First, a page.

David Arquette should have heeded the Hollywood warning attributed to W.C. Fields about never working with animals and children, then maybe he could have avoided the nasty fate of See Spot Run. The catchy title is one of the few charms of this irredeemable pile of steaming dog crap, a movie so rife with warmed-over slapstick and hoary clichés that its utter uselessness becomes almost fascinating.
Arquette, not the brightest bulb in the chandelier to begin with, plays dim-witted mail carrier Gordon Smith, who despises dogs and responsibility, in that order. So, of course, Gordon not only ends up taking care of a meek, pudgy 6-year-old (Angus T. Jones) while his rail-thin, overprotective mother (Leslie Bibb) takes an overnight business trip akin to Gilligan’s three-hour tour, but acquires a whip-smart pup as well. Unbeknownst to them, this is no ordinary dog, but an FBI agent in hiding from a vengeful mob boss (a slumming Paul Sorvino) who’s tired of the mutt busting his balls — literally. Also tracking the bureau’s prized hound is his trainer and partner (Michael Clark Duncan), whose spit-and-polish exterior barely contains his obsessive possessiveness.
The only reason a film this gimmicky could possibly require four screenwriters is the sheer volume of gags: It’s basically one substandard situation-comedy setup after another, with a few lame double entendres tossed in to please the unfortunate adults who’ve taken their kids to this misbegotten dog tale instead of renting My Dog Skip or 102 Dalmatians.
Director John Whitesell (Calendar Girl) actually weaves this hodgepodge together enough for grade-schoolers to mistake it for a real movie. But given the sheer volume of humiliation Whitesell and company heap upon the film’s human performers, it’s a small miracle when they can maintain even a modicum of dignity. Particularly since their shrill exaltations and exaggerated pratfalls make them look like buffoons compared to the calm confidence of a bull mastiff named Bob. Maybe the makers of See Spot Run shouldn’t be put to sleep, but a choke collar is definitely in order.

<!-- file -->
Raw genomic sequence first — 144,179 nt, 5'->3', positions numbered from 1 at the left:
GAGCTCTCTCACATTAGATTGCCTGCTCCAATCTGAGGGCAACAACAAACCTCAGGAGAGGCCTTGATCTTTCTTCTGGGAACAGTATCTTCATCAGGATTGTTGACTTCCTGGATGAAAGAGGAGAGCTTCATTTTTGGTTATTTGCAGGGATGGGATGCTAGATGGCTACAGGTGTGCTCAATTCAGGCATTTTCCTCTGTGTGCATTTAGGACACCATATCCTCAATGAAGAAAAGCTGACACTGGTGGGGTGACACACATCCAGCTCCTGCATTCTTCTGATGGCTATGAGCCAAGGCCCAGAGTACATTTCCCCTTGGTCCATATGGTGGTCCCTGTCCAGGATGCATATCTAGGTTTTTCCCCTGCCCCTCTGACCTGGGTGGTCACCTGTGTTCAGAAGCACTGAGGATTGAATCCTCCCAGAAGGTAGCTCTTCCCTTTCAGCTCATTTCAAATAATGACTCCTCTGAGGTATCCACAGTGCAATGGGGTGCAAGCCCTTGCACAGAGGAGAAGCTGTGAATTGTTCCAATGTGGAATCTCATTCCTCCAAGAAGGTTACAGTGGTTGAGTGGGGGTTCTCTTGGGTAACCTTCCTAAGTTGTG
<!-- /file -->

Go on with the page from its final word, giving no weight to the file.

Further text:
E-mail Serena Donadoni at firstname.lastname@example.org.
We welcome readers to submit letters regarding articles and content in Detroit Metro Times. Letters should be a minimum of 150 words, refer to content that has appeared on Detroit Metro Times, and must include the writer's full name, address, and phone number for verification purposes. No attachments will be considered. Writers of letters selected for publication will be notified via email. Letters may be edited and shortened for space.
Email us at email@example.com.
Detroit Metro Times works for you, and your support is essential.
Our small but mighty local team works tirelessly to bring you high-quality, uncensored news and cultural coverage of Detroit and beyond.
Unlike many newspapers, ours is free – and we'd like to keep it that way, because we believe, now more than ever, everyone deserves access to accurate, independent coverage of their community.
Whether it's a one-time acknowledgement of this article or an ongoing pledge, your support helps keep Detroit's true free press free.